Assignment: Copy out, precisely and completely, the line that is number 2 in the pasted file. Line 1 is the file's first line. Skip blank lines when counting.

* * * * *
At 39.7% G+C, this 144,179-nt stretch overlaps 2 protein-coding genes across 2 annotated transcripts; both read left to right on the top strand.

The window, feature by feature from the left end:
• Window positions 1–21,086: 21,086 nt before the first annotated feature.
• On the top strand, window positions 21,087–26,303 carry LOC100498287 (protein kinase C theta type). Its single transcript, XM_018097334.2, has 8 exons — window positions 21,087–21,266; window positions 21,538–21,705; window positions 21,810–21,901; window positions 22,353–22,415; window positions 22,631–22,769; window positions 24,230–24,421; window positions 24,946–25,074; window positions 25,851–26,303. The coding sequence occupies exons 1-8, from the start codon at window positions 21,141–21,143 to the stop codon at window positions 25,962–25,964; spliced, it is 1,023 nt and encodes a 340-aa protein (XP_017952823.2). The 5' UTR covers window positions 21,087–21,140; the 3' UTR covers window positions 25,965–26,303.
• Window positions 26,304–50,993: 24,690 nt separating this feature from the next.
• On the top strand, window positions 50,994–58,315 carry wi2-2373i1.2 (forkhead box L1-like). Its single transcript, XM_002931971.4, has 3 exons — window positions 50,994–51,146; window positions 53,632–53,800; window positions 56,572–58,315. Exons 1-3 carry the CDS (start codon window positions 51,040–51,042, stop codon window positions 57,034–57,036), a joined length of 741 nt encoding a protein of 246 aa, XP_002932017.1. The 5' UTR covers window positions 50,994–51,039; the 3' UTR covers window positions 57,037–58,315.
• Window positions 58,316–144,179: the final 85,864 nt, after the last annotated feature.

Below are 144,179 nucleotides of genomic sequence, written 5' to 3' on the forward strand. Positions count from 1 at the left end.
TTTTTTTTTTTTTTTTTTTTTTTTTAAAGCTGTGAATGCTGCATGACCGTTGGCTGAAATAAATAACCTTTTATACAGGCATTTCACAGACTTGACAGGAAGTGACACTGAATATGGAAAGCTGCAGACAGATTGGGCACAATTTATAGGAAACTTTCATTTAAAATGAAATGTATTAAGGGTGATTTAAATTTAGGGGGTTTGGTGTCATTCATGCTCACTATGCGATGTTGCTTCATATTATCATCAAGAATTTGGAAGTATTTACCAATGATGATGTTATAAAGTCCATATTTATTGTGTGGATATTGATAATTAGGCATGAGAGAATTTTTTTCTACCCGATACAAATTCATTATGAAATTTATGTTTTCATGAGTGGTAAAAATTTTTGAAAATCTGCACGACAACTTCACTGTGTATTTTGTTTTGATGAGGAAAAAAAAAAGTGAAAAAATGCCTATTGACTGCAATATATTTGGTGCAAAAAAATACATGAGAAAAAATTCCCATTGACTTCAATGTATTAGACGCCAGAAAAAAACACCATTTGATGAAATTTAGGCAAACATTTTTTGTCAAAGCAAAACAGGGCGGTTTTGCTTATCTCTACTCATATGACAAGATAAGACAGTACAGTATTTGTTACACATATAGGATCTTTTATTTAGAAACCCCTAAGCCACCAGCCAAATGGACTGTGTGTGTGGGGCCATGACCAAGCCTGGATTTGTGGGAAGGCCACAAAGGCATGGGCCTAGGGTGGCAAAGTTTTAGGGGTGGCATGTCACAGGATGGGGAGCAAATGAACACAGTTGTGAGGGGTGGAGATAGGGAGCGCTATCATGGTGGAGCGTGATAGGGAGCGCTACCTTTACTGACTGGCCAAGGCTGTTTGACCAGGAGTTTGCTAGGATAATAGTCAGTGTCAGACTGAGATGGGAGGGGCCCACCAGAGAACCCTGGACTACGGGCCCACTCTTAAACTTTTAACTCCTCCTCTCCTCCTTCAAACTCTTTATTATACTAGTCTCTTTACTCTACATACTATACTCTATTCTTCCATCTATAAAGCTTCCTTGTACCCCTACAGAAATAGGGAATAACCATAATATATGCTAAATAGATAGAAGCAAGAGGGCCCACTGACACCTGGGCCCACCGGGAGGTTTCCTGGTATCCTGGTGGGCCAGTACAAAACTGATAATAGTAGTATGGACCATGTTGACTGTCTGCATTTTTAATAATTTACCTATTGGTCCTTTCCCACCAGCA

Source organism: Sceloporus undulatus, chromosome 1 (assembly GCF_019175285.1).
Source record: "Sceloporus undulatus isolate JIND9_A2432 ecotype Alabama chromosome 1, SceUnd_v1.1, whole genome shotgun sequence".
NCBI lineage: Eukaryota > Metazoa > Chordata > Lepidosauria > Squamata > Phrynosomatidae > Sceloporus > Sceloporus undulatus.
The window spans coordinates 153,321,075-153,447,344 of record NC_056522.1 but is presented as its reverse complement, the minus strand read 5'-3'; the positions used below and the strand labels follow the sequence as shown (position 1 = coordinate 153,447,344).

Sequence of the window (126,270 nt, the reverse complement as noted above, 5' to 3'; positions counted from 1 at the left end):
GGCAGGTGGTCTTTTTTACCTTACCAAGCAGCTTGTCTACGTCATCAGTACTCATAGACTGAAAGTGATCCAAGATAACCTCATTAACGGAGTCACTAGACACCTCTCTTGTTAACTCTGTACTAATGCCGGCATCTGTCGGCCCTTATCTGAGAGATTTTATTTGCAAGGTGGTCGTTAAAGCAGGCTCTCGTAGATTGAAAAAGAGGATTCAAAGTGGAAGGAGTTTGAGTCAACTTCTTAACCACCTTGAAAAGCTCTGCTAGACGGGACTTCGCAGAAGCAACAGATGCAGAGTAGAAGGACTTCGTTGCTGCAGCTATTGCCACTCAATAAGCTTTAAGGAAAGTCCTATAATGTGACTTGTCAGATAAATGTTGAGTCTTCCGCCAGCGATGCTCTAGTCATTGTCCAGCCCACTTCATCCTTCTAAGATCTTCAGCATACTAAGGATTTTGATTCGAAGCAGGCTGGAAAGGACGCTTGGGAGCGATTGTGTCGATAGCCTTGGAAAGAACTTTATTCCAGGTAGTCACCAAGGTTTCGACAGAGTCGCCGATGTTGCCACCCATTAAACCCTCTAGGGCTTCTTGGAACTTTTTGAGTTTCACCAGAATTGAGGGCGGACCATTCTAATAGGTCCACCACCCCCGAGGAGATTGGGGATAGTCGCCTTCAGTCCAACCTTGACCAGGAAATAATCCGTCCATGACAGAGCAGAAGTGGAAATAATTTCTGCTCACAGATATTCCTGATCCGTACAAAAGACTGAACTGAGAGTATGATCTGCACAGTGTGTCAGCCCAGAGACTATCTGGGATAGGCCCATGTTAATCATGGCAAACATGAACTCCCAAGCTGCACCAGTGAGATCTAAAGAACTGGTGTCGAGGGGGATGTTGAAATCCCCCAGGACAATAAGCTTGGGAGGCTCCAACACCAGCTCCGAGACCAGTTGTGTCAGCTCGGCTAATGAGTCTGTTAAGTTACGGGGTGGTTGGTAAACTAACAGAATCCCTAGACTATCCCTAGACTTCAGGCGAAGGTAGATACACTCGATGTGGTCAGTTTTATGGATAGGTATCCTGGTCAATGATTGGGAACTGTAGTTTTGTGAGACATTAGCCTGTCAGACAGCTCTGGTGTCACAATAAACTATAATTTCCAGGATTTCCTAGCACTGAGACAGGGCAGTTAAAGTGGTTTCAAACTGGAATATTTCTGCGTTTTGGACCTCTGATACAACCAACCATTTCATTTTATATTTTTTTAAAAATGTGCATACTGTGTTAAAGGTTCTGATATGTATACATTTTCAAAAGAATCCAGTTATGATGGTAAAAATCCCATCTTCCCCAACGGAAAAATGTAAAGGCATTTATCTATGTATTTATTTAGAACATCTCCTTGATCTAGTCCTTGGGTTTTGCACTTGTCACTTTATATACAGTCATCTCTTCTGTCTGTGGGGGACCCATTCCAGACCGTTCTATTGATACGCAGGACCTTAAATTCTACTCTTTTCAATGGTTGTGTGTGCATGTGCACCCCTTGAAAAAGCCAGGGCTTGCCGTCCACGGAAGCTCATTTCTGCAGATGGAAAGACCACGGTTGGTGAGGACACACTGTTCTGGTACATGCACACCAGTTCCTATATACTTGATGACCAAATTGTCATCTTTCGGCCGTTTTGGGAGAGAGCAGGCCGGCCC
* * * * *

The window, feature by feature from the left end: